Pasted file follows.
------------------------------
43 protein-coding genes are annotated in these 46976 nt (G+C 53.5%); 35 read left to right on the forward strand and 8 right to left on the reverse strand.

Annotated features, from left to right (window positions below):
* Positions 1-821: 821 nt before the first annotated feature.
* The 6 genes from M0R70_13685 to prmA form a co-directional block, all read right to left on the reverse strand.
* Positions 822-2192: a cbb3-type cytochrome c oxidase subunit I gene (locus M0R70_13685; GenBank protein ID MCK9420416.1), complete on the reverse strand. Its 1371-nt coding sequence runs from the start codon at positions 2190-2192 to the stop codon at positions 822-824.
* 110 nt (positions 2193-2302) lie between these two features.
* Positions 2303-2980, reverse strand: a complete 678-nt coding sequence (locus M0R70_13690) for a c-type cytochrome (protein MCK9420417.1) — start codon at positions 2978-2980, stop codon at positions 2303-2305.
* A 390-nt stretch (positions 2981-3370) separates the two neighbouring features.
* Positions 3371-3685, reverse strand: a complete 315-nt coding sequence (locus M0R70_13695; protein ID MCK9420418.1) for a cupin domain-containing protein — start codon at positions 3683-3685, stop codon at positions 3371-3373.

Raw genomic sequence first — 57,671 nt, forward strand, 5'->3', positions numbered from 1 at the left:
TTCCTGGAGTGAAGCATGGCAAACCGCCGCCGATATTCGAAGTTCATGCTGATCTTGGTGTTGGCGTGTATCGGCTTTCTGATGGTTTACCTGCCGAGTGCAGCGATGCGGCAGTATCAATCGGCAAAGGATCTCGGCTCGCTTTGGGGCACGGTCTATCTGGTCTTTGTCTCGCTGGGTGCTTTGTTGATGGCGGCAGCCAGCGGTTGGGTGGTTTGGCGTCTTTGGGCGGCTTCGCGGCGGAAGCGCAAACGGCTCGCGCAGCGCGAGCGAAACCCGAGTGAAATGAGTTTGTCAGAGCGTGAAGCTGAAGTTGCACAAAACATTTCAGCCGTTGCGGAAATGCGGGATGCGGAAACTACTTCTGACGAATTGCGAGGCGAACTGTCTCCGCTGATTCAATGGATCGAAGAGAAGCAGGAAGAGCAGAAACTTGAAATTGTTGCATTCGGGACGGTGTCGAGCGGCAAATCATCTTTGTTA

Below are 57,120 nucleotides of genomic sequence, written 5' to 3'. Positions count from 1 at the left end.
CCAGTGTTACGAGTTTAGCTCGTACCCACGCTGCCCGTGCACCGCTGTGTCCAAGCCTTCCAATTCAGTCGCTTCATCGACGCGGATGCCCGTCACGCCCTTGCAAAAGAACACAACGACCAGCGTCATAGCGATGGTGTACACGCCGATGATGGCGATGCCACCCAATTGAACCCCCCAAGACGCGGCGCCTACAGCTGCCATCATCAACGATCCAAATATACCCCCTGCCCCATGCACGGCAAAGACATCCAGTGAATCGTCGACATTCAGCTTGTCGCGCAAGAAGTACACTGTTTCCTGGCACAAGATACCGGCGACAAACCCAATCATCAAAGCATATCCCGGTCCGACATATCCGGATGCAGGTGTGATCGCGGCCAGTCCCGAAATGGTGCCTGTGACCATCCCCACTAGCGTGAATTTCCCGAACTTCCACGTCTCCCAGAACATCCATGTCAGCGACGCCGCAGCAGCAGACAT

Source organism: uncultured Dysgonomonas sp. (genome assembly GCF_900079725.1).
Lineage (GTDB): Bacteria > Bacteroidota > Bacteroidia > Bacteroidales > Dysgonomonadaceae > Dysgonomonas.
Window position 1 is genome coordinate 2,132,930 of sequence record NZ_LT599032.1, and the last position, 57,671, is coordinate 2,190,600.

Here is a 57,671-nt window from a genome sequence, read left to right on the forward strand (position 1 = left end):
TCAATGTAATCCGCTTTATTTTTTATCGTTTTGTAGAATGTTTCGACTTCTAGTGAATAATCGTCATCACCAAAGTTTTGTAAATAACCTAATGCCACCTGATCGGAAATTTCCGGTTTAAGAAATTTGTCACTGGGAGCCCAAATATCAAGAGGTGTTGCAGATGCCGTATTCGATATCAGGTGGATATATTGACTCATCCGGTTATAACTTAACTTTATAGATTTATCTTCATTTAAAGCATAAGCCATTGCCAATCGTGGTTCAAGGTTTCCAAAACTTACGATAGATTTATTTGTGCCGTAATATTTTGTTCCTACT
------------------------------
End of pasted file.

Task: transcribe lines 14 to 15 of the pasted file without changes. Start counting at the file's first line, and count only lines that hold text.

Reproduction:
Source organism: uncultured Dysgonomonas sp. (genome assembly GCF_900079725.1).
Lineage (GTDB): Bacteria > Bacteroidota > Bacteroidia > Bacteroidales > Dysgonomonadaceae > Dysgonomonas.